Apologies to mrs g for not getting around to this until now.
Some of my favourites ...
books - not a fan of novels so much as chronicles, diaries, bios, short stories and of course poetry.
birds - If I believed in reincarnation (which I don’t) I’d come back as an albatross, but on one condition; as one of the Northern Royals at Taiaroa Head - they get looked after so well.
Orepuki - The town where I was brought up.
sea - The ocean places me, calms me and inspires me.
afternoon naps - ‘Nana naps’; a deep, 2-hour sleep during the day is a great anesthetic. I just wish workplaces would provide!
firesides - Nothing like a fireside ...
rain and wild weather - Orepuki, where I was brought up, is near the Roaring Forties. Consequently, I have happy, primal memories of rain and wind and wild weather.
dvds - What a great invention. Who needs to go out?
hot baths - Mmmm ... with bubbles ... chocolate, candles, wine, a book ....
frosty mornings - There’s something fresh, invigorating, clear and clean about an icy, frosty morning.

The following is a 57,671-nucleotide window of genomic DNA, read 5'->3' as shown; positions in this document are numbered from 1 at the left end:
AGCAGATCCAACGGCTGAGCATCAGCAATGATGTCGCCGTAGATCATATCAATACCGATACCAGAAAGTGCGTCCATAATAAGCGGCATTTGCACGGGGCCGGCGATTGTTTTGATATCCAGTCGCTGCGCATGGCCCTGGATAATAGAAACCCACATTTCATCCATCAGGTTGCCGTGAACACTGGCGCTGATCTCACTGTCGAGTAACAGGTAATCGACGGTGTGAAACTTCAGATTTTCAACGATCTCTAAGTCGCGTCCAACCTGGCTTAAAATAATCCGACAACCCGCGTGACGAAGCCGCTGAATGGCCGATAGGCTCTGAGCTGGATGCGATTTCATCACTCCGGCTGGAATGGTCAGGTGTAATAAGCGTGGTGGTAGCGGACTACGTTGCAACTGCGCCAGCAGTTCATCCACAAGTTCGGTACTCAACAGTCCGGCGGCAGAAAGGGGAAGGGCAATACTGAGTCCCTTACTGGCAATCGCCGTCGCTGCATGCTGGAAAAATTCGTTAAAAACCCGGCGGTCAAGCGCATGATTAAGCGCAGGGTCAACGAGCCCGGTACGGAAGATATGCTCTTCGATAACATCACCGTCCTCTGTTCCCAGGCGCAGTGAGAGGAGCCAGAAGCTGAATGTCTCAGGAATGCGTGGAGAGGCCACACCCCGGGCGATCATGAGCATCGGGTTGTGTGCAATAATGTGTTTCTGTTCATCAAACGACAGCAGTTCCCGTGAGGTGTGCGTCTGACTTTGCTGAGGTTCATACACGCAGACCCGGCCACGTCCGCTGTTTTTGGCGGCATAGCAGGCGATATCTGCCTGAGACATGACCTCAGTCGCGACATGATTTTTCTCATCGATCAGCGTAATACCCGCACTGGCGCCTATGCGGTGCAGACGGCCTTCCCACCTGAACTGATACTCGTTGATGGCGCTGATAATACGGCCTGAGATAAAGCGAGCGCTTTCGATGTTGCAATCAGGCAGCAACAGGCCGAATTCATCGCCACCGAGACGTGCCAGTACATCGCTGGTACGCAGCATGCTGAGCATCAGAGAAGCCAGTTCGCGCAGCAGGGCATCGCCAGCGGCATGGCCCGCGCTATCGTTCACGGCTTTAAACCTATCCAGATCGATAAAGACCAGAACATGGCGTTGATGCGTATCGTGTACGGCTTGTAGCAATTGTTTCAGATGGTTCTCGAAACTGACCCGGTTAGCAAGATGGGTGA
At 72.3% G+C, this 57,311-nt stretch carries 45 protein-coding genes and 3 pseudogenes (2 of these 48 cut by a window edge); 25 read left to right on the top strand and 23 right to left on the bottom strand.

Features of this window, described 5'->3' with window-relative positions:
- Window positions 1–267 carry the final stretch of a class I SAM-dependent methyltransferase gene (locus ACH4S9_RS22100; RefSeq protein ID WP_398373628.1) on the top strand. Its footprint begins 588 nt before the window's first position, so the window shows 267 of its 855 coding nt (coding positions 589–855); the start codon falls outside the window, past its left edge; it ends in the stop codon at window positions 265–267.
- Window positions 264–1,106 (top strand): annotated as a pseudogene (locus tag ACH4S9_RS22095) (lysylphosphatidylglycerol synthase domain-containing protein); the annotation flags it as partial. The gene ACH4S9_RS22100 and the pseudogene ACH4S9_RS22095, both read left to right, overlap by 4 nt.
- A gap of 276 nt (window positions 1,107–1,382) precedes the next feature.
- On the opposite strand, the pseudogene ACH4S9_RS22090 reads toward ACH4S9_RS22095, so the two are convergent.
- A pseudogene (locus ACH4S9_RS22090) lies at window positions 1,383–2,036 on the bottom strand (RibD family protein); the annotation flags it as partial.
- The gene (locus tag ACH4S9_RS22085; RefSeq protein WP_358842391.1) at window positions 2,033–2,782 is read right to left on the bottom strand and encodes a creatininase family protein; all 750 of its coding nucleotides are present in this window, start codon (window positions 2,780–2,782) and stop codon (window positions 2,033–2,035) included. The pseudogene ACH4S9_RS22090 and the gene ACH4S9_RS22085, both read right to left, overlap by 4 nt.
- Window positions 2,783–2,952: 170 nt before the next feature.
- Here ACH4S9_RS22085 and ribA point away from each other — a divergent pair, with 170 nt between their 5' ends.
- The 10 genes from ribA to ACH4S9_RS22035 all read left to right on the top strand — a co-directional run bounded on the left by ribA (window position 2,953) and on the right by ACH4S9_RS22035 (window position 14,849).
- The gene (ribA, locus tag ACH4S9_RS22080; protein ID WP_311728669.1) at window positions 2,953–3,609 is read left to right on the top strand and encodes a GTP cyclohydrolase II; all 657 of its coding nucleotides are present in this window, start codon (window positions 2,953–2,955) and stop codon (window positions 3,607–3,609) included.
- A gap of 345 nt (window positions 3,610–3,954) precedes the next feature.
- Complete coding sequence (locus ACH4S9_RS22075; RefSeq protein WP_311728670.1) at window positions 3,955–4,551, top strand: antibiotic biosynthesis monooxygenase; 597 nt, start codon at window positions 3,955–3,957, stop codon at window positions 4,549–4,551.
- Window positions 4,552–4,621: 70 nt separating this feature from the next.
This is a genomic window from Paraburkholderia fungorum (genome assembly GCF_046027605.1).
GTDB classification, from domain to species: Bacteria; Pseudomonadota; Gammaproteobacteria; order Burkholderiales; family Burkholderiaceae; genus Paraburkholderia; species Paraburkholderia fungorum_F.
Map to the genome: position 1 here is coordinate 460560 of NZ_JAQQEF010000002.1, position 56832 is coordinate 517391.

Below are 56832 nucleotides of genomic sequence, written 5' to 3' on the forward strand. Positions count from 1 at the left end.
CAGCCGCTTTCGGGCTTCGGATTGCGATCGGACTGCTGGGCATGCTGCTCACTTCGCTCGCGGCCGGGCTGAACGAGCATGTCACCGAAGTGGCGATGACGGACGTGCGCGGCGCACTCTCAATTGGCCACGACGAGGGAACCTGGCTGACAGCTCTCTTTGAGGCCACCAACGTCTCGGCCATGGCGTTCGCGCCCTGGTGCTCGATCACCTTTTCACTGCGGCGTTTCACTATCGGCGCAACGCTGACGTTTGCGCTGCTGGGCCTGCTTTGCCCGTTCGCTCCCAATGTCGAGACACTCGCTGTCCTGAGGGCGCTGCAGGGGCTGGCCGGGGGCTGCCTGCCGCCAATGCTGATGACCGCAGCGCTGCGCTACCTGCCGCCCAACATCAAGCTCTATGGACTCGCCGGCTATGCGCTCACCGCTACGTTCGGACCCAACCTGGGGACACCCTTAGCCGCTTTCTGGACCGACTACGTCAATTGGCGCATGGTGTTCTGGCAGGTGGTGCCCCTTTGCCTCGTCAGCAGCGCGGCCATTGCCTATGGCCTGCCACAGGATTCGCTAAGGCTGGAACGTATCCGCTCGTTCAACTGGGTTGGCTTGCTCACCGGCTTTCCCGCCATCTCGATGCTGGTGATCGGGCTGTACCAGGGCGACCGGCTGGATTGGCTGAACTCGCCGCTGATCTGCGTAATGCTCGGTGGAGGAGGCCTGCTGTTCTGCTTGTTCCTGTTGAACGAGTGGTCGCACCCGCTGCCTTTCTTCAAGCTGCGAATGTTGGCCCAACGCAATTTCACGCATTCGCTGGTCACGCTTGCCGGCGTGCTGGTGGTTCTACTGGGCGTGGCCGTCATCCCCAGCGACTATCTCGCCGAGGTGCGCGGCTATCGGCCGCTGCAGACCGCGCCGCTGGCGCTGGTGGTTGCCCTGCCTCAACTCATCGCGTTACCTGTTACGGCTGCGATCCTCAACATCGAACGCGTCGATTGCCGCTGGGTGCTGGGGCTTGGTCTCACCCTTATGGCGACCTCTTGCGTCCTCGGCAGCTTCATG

autumn - The glory of summer saying good-bye; the dying, the slowing down, the mild warmth and the soft light.
babies - And now, if they’re crabby or smelly, I can just hand them back!
Cilla McQueen is an established New Zealand poet. She has published ten books of poetry. Recently she has moved down to Bluff, Southland, at the bottom of the South Island, New Zealand. Here she writes about her environment of sea and light, harbour and hills and of her relationship with her new-found home, the town of Bluff and its people. An artist as well as a poet, Cilla has included drawings in some of her poetry books.
Cilla McQueen is an expert at capturing a moment. She is a poet of place, so wherever she is, she becomes part of that place; a resident, with a resident’s perspective. An expert wordsmith, her sense of the moi juste is her special gift. I adore her work. My favourite book of poetry is her ‘Berlin Diary’ written while she was on a writing assignment in Berlin, Germany. Here her natural bent towards a sense of place has been shaken and stirred somewhat, but she still manages to evoke the feeling of being ‘here’ as a foreigner, feeling a little lost, a little homesick, a little disoriented. We are introduced to other writers from other countries, but subtly and naturally. Because above all else, Cilla is a natural: a natural writer, observer and chronicler.
I love Cilla’s work. All I want for her now is to be made our next Poet Laureate. No-one deserves it more.